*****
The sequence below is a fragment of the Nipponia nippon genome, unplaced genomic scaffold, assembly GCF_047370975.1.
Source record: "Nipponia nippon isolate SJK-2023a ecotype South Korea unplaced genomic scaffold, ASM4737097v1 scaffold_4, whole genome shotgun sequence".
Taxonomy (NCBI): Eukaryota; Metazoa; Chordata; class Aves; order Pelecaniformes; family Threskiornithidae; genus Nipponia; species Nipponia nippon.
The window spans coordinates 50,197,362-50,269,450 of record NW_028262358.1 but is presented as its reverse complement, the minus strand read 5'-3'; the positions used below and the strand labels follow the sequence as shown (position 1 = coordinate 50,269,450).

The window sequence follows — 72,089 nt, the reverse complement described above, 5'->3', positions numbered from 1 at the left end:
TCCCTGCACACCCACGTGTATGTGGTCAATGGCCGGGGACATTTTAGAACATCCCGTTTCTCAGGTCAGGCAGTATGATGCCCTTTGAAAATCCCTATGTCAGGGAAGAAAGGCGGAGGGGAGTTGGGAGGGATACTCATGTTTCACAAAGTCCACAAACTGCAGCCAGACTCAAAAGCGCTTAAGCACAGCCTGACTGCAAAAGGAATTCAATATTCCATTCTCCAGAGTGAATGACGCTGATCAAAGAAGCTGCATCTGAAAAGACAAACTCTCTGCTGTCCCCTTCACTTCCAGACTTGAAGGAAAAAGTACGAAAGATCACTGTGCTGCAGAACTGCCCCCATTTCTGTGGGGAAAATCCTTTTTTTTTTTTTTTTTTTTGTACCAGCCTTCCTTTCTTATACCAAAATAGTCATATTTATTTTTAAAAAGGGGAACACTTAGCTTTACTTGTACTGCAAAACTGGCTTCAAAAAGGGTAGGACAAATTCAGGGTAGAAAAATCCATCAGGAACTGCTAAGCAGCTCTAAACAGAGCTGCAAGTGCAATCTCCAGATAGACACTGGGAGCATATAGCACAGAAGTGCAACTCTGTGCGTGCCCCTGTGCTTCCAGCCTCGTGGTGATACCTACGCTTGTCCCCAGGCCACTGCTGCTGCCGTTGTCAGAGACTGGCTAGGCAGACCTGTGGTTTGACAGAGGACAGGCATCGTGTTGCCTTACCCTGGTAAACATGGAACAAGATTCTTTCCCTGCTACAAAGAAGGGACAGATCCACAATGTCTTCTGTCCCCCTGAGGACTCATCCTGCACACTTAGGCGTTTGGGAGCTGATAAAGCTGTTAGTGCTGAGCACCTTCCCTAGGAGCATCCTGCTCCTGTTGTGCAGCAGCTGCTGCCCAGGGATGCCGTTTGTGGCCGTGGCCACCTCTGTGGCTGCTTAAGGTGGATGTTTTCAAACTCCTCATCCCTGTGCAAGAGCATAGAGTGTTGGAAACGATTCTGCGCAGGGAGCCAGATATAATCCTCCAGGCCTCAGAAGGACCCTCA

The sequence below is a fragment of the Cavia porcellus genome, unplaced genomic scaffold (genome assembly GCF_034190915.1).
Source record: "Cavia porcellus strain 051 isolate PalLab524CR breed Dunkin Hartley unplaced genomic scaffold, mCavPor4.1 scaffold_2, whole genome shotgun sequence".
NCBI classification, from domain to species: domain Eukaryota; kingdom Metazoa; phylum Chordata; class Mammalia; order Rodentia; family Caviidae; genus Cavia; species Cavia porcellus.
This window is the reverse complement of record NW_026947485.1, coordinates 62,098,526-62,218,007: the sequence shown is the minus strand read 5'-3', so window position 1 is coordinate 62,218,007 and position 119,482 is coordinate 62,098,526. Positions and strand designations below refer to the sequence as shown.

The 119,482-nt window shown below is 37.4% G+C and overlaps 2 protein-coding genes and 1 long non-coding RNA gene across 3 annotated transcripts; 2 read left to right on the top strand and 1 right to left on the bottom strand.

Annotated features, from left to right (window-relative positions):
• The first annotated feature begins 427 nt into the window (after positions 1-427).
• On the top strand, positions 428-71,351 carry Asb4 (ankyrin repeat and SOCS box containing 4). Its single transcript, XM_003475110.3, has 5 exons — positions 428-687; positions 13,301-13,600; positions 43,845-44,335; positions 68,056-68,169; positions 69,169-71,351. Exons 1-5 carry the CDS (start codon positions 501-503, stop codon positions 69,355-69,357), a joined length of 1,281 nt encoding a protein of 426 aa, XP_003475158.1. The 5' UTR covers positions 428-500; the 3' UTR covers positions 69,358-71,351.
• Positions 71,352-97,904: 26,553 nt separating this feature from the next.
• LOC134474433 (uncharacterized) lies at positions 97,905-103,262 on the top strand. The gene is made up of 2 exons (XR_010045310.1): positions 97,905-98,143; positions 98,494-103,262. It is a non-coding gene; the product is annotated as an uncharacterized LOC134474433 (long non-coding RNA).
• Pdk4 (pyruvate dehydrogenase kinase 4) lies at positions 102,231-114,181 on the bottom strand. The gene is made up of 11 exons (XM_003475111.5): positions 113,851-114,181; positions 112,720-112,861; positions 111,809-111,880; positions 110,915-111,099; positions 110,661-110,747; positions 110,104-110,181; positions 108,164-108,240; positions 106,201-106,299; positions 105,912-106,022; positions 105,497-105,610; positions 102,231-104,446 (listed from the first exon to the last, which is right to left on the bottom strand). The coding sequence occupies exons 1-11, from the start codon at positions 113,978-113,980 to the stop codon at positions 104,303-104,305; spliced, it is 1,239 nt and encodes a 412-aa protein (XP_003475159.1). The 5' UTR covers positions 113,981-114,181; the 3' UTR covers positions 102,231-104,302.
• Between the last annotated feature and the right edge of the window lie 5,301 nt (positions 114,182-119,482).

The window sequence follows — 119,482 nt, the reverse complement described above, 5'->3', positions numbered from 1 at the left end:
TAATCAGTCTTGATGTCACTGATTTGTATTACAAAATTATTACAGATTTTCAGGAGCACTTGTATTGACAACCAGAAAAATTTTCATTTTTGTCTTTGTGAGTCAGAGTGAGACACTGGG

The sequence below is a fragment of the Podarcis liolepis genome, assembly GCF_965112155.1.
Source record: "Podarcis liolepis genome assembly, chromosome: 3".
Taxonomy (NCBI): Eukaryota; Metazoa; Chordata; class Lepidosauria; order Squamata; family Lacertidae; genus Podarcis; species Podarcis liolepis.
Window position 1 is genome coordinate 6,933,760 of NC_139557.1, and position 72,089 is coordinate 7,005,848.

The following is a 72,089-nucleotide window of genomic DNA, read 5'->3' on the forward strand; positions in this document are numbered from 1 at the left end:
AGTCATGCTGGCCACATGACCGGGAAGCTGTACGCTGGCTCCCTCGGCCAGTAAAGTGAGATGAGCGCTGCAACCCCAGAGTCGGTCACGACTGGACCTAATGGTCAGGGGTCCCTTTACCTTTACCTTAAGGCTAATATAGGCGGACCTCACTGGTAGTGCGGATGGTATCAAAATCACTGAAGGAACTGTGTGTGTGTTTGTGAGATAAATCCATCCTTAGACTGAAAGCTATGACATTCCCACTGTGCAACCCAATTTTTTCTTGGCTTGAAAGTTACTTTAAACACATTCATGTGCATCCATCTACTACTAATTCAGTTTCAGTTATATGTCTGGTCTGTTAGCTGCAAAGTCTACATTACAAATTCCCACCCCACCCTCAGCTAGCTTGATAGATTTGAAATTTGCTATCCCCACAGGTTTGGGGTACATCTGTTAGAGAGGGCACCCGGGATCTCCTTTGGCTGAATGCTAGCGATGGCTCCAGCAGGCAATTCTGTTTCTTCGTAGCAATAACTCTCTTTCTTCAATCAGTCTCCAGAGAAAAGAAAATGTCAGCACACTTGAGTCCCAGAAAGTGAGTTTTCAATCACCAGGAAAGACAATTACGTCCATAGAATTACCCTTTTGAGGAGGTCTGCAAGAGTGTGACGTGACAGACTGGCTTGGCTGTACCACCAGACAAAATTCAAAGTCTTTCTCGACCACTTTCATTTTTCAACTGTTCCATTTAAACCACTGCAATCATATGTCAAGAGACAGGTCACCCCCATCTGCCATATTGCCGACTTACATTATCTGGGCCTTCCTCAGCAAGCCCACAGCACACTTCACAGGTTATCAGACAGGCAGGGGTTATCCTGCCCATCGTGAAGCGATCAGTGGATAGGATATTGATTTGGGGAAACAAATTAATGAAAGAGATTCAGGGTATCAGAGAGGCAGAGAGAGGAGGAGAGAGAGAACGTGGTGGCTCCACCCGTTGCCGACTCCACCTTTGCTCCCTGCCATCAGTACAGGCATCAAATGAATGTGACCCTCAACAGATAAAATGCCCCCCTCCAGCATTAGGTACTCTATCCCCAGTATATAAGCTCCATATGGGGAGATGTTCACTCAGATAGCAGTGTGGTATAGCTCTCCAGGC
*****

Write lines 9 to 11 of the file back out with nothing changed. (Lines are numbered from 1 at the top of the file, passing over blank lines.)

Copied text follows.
NCBI classification, from domain to species: domain Eukaryota; kingdom Metazoa; phylum Chordata; class Mammalia; order Rodentia; family Caviidae; genus Cavia; species Cavia porcellus.
This window is the reverse complement of record NW_026947485.1, coordinates 62,098,526-62,218,007: the sequence shown is the minus strand read 5'-3', so window position 1 is coordinate 62,218,007 and position 119,482 is coordinate 62,098,526. Positions and strand designations below refer to the sequence as shown.

The 119,482-nt window shown below is 37.4% G+C and overlaps 2 protein-coding genes and 1 long non-coding RNA gene across 3 annotated transcripts; 2 read left to right on the top strand and 1 right to left on the bottom strand.